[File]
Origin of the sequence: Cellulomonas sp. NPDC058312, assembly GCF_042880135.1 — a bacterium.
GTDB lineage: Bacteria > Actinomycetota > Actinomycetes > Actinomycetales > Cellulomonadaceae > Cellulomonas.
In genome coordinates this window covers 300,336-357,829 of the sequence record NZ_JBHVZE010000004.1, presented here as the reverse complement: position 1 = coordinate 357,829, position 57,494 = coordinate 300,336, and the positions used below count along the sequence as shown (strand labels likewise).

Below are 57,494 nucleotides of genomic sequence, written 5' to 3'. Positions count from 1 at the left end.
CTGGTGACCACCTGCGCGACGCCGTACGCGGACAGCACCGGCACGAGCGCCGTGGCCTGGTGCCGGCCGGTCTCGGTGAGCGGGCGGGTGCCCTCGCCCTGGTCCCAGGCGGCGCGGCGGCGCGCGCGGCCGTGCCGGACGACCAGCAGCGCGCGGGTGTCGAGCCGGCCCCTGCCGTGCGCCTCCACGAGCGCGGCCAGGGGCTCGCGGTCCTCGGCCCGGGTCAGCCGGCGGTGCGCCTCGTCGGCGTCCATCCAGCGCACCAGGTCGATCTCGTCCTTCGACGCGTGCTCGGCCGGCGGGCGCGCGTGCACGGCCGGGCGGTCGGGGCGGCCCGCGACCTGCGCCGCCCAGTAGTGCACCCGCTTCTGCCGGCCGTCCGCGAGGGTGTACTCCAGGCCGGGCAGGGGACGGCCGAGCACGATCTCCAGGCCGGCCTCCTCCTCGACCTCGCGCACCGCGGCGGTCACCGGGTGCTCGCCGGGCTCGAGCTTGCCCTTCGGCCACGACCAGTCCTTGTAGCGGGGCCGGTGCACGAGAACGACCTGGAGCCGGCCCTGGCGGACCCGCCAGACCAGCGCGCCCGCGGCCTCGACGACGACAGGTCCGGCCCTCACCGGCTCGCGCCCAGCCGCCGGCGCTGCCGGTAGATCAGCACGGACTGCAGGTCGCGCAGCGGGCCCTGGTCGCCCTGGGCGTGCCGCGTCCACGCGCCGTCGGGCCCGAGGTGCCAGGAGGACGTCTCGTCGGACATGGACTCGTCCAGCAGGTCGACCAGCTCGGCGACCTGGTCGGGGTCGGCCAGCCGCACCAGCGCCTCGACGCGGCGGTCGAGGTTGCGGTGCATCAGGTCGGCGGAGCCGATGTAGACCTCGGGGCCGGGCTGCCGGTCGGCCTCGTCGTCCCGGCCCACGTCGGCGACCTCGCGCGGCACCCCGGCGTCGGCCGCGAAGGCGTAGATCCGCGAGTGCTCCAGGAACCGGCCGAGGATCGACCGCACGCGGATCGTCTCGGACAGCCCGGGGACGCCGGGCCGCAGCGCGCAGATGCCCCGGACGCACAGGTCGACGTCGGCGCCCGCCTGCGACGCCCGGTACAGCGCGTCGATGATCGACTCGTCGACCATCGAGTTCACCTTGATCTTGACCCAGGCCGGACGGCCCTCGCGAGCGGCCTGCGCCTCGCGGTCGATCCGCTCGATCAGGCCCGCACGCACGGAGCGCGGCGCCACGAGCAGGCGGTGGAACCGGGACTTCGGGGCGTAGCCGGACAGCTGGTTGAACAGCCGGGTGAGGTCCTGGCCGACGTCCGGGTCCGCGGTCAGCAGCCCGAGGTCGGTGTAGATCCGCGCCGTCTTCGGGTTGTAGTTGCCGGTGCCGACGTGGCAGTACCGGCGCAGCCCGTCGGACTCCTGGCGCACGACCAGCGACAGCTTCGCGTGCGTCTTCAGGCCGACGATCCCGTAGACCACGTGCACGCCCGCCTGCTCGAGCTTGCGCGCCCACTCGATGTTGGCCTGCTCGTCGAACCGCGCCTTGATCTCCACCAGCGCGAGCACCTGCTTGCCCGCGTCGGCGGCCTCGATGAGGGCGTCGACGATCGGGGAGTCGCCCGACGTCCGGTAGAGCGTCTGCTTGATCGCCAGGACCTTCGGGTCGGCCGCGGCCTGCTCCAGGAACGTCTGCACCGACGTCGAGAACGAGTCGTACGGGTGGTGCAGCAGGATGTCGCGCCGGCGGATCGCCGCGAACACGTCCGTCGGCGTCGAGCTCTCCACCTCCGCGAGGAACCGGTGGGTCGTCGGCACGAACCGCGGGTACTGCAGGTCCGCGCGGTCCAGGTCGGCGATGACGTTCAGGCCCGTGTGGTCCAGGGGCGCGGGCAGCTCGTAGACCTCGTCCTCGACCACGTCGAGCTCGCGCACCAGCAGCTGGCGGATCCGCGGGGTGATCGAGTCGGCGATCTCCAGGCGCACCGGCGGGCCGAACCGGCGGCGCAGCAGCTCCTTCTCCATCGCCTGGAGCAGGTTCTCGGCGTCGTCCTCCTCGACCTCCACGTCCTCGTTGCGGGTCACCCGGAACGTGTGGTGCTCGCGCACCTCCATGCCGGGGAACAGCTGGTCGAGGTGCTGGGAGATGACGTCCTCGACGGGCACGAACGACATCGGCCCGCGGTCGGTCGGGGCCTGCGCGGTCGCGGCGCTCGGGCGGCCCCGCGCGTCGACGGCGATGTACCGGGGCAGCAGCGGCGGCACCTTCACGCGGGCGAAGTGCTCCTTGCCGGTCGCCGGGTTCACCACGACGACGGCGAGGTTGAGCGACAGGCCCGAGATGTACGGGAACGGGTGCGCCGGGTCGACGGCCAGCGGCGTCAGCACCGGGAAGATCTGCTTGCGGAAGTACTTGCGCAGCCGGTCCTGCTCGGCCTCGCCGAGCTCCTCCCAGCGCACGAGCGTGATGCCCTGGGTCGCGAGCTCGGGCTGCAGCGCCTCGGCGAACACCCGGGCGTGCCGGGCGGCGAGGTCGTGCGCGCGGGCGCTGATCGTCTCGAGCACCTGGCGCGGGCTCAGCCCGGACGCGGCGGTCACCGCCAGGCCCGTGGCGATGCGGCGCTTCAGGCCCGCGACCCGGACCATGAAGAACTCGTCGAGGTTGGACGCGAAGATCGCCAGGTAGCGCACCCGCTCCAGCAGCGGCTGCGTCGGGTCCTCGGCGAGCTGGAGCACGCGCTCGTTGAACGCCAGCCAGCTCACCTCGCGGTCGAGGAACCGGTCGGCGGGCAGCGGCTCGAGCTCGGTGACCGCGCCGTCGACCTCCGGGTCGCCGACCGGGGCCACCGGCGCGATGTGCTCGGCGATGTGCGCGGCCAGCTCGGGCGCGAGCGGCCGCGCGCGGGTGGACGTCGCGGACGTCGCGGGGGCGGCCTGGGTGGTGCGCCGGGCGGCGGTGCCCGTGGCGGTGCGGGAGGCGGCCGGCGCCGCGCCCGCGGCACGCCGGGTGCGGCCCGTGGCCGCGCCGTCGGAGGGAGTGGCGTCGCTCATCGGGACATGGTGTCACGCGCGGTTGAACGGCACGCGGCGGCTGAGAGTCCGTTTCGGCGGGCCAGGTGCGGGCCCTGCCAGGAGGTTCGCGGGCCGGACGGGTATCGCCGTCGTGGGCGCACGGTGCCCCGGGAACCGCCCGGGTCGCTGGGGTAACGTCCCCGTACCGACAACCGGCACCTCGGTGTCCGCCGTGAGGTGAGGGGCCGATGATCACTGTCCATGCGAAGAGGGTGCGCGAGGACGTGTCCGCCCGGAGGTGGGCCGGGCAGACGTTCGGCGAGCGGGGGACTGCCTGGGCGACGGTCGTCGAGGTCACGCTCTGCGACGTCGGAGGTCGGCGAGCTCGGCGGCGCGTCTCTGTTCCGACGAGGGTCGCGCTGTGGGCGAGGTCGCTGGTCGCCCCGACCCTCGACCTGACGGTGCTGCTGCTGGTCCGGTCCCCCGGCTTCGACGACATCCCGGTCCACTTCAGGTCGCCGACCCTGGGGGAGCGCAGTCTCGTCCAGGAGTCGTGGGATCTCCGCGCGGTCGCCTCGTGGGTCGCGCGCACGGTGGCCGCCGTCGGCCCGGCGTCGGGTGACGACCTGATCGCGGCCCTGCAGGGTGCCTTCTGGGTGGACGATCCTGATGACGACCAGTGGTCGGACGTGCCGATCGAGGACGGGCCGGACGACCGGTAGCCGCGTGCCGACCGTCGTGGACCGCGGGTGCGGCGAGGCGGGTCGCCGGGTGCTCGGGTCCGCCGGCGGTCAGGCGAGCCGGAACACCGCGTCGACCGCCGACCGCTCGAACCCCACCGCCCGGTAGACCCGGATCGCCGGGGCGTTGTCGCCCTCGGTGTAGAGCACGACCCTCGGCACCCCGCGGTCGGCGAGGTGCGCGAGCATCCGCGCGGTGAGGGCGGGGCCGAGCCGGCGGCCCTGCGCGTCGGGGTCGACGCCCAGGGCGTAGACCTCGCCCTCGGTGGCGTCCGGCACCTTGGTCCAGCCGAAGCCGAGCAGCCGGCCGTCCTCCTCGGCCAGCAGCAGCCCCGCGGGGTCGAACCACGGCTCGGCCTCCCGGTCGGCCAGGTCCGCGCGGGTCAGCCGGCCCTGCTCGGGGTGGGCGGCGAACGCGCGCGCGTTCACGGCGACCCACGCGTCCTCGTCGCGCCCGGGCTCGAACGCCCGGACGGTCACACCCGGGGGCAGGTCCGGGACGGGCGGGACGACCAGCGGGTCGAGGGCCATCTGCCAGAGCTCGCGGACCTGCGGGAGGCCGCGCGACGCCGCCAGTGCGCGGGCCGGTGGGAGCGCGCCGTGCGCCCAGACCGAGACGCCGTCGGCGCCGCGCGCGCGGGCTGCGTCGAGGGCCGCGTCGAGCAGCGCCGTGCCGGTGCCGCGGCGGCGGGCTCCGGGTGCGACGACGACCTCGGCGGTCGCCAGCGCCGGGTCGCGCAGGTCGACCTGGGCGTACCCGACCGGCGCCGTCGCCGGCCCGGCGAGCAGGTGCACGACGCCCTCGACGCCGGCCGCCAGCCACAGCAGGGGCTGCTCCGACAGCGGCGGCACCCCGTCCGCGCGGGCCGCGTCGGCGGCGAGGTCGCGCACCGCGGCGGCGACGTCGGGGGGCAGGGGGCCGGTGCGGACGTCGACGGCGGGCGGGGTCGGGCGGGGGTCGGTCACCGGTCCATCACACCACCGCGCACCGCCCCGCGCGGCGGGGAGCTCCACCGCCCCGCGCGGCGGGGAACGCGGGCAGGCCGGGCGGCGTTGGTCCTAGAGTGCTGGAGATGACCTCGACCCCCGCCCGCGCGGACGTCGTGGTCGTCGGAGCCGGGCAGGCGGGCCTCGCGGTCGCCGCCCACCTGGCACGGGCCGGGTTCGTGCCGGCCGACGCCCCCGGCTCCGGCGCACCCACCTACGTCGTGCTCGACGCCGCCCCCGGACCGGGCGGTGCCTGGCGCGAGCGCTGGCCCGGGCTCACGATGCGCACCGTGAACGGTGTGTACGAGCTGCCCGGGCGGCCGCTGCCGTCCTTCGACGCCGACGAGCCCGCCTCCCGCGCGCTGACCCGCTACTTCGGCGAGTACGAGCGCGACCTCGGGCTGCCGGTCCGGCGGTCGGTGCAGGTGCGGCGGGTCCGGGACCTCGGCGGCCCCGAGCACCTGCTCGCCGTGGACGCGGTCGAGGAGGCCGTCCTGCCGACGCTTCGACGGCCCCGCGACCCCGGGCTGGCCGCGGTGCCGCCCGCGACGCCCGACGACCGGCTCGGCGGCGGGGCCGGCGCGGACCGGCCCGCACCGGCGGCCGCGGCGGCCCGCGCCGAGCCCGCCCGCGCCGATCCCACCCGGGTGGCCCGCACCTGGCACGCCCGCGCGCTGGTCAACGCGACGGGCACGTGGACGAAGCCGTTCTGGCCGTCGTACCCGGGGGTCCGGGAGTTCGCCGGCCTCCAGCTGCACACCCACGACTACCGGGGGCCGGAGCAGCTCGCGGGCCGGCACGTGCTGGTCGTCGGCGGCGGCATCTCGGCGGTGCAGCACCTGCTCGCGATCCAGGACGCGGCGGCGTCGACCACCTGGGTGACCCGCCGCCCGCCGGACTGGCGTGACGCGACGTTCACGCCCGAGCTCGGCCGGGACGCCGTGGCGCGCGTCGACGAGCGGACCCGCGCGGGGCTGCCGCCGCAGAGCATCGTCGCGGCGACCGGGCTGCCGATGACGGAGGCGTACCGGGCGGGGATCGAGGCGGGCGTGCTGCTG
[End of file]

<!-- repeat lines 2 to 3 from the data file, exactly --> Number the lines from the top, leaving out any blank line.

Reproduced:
GTDB lineage: Bacteria > Actinomycetota > Actinomycetes > Actinomycetales > Cellulomonadaceae > Cellulomonas.
In genome coordinates this window covers 300,336-357,829 of the sequence record NZ_JBHVZE010000004.1, presented here as the reverse complement: position 1 = coordinate 357,829, position 57,494 = coordinate 300,336, and the positions used below count along the sequence as shown (strand labels likewise).